Over time, neighbours found it difficult to accept her decision to continue to stay with her family, especially when the physical abuse affected Mdm B’s eyesight and caused her nasal bridge to be broken. Despite that, they did not grow weary in supporting her. They continued to make police reports each time they heard Mdm B’s screams when she was beaten. Three years later, an extremely violent incident eventually led Mdm B to leave with the police to go to the hospital. When we spoke with her again, Mdm B shared that while she was in the ambulance, what kept replaying in her mind were the words of people who had cared for her – the social workers who told her that she did not deserve such abuse, the police officers who repeatedly promised her protection even though she is not a Singaporean, and neighbours who would knock on her door when they heard her screams. While she took some time to reach out, it was the persistence of the community that convinced her to receive help. 

We Are In It Together

For Mdm B, it was the consistent community support which eventually led her to decide that she could leave the abusive relationship. Victims need to know that people believe their stories and society will not turn a blind eye to their suffering. While our society prohibits the act of violence by one person on another, most of us are unsure of what to do when it happens in our own families or those of friends. This is especially so if we are taught not to meddle in other people’s domestic affairs and that we may not know enough to pass judgement. Questions such as whether we may be deemed as ‘busybodies’, or have the right to interfere in another person’s family matters, or doubts about whether the person has an actual need for help, would likely run through our minds and cause us to hesitate about taking further steps.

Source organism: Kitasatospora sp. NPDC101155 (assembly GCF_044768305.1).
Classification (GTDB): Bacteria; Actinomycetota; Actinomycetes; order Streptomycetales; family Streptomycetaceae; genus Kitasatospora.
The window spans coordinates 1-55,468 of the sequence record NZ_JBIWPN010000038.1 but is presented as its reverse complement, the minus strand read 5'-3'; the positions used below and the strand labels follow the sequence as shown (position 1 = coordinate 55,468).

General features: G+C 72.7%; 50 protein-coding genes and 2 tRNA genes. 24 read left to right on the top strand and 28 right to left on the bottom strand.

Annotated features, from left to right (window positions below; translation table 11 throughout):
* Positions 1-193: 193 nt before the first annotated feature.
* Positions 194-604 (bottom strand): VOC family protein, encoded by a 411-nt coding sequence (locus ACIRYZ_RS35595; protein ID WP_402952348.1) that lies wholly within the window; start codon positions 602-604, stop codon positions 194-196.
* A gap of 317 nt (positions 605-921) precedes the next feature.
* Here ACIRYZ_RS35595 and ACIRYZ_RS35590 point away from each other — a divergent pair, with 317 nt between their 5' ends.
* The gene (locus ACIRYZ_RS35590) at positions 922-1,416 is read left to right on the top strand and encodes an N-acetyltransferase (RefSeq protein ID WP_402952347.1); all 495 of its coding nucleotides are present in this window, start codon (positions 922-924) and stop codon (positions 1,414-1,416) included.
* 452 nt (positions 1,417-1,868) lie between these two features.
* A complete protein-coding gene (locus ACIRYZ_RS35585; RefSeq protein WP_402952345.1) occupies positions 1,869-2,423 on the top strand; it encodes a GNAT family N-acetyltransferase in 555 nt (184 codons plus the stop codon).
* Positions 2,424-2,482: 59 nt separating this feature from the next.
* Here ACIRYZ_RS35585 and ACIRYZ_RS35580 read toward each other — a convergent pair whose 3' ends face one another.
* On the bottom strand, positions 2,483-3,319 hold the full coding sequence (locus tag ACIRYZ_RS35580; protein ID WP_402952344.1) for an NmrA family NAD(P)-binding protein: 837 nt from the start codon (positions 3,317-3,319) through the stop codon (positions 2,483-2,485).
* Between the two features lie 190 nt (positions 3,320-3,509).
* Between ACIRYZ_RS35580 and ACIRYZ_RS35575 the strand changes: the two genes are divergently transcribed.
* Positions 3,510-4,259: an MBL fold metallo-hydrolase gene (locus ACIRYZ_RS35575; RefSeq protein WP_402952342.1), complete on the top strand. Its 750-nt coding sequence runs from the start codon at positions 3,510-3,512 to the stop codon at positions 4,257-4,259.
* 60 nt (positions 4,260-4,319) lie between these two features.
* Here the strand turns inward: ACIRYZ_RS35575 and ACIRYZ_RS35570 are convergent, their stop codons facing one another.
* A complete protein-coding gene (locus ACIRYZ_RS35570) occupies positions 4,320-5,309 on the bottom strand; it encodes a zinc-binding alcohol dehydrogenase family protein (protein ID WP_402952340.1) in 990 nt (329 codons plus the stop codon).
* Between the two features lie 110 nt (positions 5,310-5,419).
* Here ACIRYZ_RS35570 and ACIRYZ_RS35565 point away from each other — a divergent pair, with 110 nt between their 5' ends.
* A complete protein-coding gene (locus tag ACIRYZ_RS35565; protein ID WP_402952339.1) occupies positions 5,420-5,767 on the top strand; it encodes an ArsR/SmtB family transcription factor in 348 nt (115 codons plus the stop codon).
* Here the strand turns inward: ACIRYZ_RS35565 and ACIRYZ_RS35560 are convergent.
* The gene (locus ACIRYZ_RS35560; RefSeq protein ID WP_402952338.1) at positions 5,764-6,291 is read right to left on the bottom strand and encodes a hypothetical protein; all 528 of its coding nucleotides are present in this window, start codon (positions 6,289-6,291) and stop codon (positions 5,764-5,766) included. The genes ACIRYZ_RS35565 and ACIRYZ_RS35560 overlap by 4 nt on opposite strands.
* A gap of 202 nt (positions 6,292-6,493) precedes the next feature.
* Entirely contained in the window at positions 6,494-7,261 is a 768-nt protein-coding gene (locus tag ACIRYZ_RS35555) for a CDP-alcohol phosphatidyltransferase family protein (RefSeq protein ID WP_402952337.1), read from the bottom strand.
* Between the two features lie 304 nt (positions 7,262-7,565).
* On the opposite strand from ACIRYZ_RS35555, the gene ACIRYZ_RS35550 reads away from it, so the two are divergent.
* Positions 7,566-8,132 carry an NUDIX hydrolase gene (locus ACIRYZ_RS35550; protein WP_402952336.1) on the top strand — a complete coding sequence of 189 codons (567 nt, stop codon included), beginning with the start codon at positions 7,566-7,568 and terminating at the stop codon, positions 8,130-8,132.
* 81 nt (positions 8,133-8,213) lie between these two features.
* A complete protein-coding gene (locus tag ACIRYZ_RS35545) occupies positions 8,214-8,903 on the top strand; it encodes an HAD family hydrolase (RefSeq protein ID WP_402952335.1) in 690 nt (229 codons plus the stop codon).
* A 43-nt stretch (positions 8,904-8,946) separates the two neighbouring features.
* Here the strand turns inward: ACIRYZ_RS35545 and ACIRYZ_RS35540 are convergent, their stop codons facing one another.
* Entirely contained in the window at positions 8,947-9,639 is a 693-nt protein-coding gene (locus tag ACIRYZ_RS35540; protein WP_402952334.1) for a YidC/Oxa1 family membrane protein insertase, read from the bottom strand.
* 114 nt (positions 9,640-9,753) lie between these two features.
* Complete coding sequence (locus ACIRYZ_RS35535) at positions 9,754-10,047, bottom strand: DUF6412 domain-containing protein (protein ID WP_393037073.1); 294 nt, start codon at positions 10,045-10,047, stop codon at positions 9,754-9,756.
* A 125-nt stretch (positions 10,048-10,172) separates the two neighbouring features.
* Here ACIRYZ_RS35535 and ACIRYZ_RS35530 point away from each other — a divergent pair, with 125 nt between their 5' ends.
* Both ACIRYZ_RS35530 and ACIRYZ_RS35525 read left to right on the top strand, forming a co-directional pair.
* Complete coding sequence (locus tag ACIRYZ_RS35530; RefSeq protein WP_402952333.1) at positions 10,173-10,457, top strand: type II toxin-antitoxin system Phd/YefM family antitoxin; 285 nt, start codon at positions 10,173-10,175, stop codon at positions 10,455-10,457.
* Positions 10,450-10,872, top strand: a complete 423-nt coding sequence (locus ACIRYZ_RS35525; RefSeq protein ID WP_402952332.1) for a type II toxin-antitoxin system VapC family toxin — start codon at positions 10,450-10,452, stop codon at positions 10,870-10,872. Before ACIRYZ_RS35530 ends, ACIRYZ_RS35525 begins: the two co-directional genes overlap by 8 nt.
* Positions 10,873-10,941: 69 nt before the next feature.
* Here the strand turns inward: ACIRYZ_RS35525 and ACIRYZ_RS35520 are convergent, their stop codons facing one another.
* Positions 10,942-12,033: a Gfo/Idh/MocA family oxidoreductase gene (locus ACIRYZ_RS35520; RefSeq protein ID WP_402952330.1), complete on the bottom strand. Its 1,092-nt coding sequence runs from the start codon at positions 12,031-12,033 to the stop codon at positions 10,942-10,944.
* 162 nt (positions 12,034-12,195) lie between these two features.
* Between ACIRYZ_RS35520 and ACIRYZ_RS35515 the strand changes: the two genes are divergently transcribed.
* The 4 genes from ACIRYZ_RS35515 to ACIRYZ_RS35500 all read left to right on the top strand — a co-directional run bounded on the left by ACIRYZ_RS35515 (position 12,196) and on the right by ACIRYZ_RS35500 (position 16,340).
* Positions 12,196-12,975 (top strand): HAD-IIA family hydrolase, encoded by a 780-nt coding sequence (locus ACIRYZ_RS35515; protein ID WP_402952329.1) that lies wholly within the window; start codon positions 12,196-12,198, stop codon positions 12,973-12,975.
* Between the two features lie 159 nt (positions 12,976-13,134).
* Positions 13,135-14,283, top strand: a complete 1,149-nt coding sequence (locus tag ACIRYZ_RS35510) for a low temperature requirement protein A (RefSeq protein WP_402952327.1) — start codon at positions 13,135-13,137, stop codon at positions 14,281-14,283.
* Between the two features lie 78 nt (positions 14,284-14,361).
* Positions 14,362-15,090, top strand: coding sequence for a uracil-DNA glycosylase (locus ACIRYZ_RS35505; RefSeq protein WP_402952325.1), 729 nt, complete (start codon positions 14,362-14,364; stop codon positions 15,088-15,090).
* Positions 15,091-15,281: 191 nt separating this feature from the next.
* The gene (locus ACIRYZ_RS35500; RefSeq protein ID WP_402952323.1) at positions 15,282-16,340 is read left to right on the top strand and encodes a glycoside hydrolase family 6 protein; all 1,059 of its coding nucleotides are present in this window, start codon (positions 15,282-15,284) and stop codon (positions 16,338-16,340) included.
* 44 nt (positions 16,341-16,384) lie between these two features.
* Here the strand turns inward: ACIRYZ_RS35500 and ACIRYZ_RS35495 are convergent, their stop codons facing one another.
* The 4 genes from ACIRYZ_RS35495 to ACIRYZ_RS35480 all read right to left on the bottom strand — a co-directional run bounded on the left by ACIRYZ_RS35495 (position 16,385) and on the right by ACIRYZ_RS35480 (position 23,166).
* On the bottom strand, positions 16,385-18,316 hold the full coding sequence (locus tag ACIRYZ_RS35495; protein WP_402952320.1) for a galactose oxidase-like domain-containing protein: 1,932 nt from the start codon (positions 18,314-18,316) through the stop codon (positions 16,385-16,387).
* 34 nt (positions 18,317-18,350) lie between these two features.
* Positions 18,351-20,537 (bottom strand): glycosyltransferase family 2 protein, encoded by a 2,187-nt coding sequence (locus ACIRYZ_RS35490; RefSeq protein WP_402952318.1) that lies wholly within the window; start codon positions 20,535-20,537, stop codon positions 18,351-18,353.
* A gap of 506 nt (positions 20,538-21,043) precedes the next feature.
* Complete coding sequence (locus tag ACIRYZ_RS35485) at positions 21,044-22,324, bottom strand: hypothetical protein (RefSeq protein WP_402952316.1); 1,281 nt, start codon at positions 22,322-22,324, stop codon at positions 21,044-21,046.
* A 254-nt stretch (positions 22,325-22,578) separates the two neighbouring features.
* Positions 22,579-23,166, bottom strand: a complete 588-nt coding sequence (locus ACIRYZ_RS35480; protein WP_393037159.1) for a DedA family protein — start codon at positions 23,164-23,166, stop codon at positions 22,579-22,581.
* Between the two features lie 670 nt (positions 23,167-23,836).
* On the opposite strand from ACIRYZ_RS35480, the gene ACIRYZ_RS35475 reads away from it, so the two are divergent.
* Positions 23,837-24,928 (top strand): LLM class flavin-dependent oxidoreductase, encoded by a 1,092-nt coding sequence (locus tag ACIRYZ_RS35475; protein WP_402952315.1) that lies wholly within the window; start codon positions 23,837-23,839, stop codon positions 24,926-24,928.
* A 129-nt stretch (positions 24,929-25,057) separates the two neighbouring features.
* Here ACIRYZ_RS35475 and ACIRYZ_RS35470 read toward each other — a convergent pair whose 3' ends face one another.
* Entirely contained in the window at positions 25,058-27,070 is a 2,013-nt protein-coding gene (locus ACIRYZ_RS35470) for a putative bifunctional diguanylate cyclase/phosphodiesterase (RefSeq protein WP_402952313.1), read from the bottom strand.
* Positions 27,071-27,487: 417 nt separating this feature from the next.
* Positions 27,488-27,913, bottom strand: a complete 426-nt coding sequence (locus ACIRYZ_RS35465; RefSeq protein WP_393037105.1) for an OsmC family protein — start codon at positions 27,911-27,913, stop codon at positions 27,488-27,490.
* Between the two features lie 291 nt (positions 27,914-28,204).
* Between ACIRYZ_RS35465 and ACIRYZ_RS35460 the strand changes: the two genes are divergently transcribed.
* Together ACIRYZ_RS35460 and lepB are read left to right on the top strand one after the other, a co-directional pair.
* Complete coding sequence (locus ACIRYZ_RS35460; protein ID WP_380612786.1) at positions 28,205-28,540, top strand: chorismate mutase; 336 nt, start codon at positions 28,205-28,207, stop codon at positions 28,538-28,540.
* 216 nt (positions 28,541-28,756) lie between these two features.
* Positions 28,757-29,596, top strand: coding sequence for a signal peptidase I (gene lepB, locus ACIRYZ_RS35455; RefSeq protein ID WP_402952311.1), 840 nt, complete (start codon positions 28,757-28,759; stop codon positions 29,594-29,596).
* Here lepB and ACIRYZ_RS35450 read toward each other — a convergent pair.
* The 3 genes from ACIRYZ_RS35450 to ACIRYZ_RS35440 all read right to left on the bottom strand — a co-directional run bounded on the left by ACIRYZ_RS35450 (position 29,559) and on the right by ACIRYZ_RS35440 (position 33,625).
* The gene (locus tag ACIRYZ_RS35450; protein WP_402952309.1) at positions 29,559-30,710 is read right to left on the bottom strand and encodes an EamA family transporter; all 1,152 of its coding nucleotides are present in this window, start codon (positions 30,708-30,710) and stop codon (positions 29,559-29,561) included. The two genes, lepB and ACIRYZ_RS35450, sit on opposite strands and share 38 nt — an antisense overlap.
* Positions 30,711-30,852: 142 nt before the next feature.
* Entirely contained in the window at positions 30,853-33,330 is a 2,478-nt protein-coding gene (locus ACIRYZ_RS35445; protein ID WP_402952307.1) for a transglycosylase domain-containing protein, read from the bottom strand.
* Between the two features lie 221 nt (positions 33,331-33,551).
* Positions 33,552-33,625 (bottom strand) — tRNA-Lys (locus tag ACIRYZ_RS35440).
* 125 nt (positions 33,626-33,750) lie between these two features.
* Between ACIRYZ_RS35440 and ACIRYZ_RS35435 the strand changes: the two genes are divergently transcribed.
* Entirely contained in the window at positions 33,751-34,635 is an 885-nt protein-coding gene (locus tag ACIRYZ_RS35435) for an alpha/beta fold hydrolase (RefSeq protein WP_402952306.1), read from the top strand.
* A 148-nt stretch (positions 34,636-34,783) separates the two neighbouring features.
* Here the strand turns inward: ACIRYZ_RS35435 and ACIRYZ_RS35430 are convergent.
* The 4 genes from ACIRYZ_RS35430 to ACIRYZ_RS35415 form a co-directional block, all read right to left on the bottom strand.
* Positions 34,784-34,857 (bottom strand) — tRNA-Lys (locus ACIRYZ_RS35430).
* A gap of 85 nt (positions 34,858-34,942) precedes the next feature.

I would advocate for society to view family violence as a societal issue and not just a domestic one. That way, each of us, as a member of society, would no longer feel inhibited when wanting to show care and support to victims. Doing our part can involve smaller efforts like knocking on our neighbours’ doors to check in on them when we hear loud noises, or providing a listening ear to our friends or family who reveal that they are experiencing family violence. While we may not know what can be done in their situation, checking in with victims and encouraging them to seek help can go a long way in providing them with the support that they need at that moment. Together, we can stop abusive relationships. 

Ms Kristine Lam graduated from the National University of Singapore with a Bachelor of Arts, majoring in Social Work. She joined Care Corner Singapore Ltd in 2012 and decided to specialise in Family Protection work in 2013. In 2017, she was awarded the Promising Social Worker Award by President Halimah Yacob (Law ’78). Ms Lam is currently the Lead Social Worker at Care Corner Project StART, a family violence specialist centre in Singapore. Besides leading the team at Project StART, she also regularly conducts family violence training for social service practitioners.